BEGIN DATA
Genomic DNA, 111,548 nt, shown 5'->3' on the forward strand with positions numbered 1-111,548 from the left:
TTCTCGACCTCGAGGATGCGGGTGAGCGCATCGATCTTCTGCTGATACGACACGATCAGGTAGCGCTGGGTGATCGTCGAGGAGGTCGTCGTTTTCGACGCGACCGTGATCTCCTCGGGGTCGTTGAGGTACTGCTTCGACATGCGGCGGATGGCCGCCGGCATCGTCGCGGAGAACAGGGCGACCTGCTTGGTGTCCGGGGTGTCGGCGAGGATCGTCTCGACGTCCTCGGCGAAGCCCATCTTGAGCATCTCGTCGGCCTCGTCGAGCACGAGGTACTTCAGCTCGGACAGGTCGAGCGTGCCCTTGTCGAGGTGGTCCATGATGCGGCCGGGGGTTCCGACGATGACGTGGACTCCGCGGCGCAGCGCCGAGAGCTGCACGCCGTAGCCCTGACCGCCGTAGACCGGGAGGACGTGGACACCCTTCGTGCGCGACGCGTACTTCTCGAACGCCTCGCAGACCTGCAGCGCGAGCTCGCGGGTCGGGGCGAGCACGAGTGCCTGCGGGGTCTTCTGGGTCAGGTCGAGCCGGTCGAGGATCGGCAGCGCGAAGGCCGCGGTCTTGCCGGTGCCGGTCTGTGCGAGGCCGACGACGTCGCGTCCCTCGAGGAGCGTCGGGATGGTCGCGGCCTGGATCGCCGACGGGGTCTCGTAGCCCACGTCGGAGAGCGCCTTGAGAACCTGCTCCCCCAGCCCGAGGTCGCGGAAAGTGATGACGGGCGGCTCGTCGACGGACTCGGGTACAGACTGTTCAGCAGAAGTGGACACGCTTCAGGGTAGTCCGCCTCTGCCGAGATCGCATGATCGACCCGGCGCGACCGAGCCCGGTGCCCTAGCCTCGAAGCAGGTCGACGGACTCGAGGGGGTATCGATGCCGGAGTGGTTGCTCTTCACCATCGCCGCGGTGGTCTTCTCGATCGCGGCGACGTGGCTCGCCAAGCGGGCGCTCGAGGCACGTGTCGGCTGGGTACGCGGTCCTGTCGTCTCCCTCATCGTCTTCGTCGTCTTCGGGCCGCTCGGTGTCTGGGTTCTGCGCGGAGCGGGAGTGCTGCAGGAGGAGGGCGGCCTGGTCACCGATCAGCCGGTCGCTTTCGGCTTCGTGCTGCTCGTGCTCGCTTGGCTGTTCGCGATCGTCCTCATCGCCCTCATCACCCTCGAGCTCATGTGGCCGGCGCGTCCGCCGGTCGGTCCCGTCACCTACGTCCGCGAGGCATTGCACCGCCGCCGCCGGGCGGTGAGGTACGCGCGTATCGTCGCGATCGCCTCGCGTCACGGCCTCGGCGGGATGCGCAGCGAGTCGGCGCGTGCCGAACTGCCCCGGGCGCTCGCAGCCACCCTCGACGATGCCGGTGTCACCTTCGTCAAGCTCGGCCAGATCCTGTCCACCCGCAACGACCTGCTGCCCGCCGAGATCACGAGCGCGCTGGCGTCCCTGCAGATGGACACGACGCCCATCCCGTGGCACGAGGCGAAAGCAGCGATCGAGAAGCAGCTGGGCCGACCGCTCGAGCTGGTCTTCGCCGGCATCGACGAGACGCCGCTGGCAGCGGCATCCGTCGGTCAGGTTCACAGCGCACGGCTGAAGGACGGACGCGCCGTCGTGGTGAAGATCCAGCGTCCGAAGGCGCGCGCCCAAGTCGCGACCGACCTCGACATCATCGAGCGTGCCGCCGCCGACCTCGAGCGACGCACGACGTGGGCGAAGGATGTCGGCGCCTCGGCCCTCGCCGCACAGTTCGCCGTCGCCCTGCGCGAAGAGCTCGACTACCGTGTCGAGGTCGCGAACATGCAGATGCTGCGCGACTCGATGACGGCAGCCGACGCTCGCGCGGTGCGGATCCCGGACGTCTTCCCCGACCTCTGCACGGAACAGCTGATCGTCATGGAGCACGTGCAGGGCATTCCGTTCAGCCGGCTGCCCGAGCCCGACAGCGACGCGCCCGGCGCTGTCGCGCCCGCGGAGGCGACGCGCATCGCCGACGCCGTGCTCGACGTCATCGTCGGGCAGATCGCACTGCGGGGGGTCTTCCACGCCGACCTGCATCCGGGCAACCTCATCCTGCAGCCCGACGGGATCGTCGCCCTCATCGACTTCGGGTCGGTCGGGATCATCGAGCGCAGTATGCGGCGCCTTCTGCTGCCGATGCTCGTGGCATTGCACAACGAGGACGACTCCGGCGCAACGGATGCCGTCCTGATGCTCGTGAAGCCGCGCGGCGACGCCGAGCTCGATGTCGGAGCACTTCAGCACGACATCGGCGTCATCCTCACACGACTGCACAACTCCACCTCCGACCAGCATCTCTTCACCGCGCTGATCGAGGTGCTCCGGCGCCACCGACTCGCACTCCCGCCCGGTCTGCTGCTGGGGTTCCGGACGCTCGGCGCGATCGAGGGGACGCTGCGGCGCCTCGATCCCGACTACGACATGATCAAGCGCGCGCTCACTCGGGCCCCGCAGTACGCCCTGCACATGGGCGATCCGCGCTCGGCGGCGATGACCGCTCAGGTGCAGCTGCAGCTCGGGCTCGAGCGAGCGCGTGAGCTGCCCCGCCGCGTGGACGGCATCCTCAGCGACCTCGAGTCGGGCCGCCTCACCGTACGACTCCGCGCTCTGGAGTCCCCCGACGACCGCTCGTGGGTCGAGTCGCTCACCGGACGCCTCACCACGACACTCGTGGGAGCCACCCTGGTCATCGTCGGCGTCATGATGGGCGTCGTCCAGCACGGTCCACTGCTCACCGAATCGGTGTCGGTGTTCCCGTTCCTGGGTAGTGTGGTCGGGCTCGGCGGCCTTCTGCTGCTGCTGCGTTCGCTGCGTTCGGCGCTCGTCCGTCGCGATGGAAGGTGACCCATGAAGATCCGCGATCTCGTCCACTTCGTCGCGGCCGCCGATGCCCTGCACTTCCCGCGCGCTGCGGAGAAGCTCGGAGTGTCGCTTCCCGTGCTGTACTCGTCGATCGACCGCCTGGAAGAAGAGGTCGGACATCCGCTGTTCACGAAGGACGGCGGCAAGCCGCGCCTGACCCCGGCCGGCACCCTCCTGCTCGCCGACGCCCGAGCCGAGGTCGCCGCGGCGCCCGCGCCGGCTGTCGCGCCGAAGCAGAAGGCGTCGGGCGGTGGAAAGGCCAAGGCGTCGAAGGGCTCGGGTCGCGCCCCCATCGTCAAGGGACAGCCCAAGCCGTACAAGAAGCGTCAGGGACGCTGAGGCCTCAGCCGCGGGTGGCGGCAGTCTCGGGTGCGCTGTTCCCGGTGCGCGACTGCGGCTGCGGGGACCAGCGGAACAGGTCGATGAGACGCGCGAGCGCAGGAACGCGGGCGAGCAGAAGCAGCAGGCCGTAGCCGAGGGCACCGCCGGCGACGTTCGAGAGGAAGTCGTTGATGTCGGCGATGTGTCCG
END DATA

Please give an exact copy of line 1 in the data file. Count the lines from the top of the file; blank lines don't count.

Genomic DNA, 111,548 nt, shown 5'->3' on the forward strand with positions numbered 1-111,548 from the left: